One of Kyoto’s most popular attractions is the Golden Pavilion (Kinkakuji), a three-story pavilion covered in gold leaf, glittering in the waters of a calm pond. The visitor’s brochure for Kinkaku-ji is almost entirely in Japanese (though it does include numerous photos and a watercolor map with legend in English and Japanese). From the English portion of the brochure (and other sources), the following can be gleaned:
Kinkaku (Golden Pavilion) is the popular name for one of the main buildings of this temple, which is properly called Rokuon-ji (Deer Park Temple, a temple dedicated to the Buddhist Goddess of Mercy, Kannon). The land was first developed as the kitayamaden (mountain getaway) of Kintsune Saionji (1171–1244) and included both a temple and a villa.
The site became the property of Yoshimitsu (1358–1408), the third shogun of Ashikaga, who abdicated the throne in 1394. In 1397 he began construction of his retirement estate, and he made a special effort to make it a breathtaking site. He indulged in his peaceful life in this serene setting. After his death in 1408, the pavilion was made into a temple for the Rinzai sect of Zen Buddhism in accordance with his will; the name Rokuon comes from Yoshimitsu’s Buddhist name. All the buildings of those days came to ruin except Kinkaku. The garden, however, remains as it was in former days and can be enjoyed as it was hundreds of years ago. The Rokuon-ji Temple was registered as a UNESCO World Cultural Heritage site in 1994.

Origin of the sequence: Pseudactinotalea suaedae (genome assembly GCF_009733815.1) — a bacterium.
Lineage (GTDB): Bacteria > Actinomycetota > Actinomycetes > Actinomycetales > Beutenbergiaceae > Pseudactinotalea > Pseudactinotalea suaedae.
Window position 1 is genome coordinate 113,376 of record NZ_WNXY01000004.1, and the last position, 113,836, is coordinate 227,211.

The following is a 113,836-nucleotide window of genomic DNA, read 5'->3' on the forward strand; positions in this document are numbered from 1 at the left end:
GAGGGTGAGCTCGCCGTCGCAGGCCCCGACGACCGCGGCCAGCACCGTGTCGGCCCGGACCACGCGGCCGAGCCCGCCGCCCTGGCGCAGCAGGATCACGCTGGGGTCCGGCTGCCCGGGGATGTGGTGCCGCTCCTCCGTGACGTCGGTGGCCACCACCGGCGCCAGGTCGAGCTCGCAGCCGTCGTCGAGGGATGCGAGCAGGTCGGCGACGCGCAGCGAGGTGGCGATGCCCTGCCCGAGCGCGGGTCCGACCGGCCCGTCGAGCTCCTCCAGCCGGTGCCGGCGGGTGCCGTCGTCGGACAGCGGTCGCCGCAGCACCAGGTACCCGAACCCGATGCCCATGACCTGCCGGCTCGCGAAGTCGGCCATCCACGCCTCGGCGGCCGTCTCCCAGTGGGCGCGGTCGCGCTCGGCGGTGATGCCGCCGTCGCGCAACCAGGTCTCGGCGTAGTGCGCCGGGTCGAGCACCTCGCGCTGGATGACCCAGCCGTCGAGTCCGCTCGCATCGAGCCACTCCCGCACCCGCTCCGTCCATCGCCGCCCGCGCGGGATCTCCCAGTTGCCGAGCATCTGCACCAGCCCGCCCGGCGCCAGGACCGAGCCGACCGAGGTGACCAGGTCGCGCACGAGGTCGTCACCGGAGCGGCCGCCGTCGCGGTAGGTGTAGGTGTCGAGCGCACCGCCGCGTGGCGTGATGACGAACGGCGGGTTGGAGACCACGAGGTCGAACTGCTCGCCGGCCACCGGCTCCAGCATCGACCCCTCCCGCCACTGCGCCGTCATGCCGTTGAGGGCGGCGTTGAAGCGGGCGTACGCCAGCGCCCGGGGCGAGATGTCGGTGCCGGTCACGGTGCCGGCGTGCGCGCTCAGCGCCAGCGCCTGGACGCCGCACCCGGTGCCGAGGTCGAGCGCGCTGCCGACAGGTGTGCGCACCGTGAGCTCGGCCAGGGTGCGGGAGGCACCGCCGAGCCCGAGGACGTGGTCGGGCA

The pavilion as a shariden, a square reliquary hall used to enshrine relics of the Buddha. Each of its three floors is designed in a different style, yet the three harmonize well and create a spectacular architectural effect.
The first floor, called the Hō-sui-in (Chamber of Dharma Waters) is in the shinden-zukuri palace style developed in the Heian period. It contains a large room and a veranda. In the days of Yoshimitsu, this floor was used as a reception hall for welcoming guests.
The second floor was built in the style of samurai houses, buke-zukuri style, and is called Chō-on-dō (Hall of Roaring Waves). This is where Yoshimitsu held his private meetings with honored guests. This floor is decorated with paintings by Kano Masanobu (1434–1530) and holds an image of the Bodhisattva Kannon with Shitenno images on both sides.
The final floor, known as the Kukkyō-chō (Firmament Top), is only a few square meters (about 23 square feet) and was used for intimate meetings with friends and tea ceremonies. It is built in the karayō, or Zen temple, style, inspired by the architecture of the Sung Chinese style. It has bell-shaped windows and three Amida images. On the shingled roof is a bronze statue of a phoenix just over a meter tall and covered with gold leaf.
The second and third floors are covered with gold leaf on Japanese lacquer. In the late 1980s, the coating of Japanese lacquer was found to be a little decayed, and a new coating as well as gilding with gold leaf was applied; this renovation was completed in 1987. Today it is covered in gold leaf five times thicker than the original coating, and presents an awesome sight. Furthermore, the beautiful painting on the ceiling and the statue of Yoshimitsu were restored, with utmost care, to their original splendor. Finally, the roof was restored in the spring of 2003.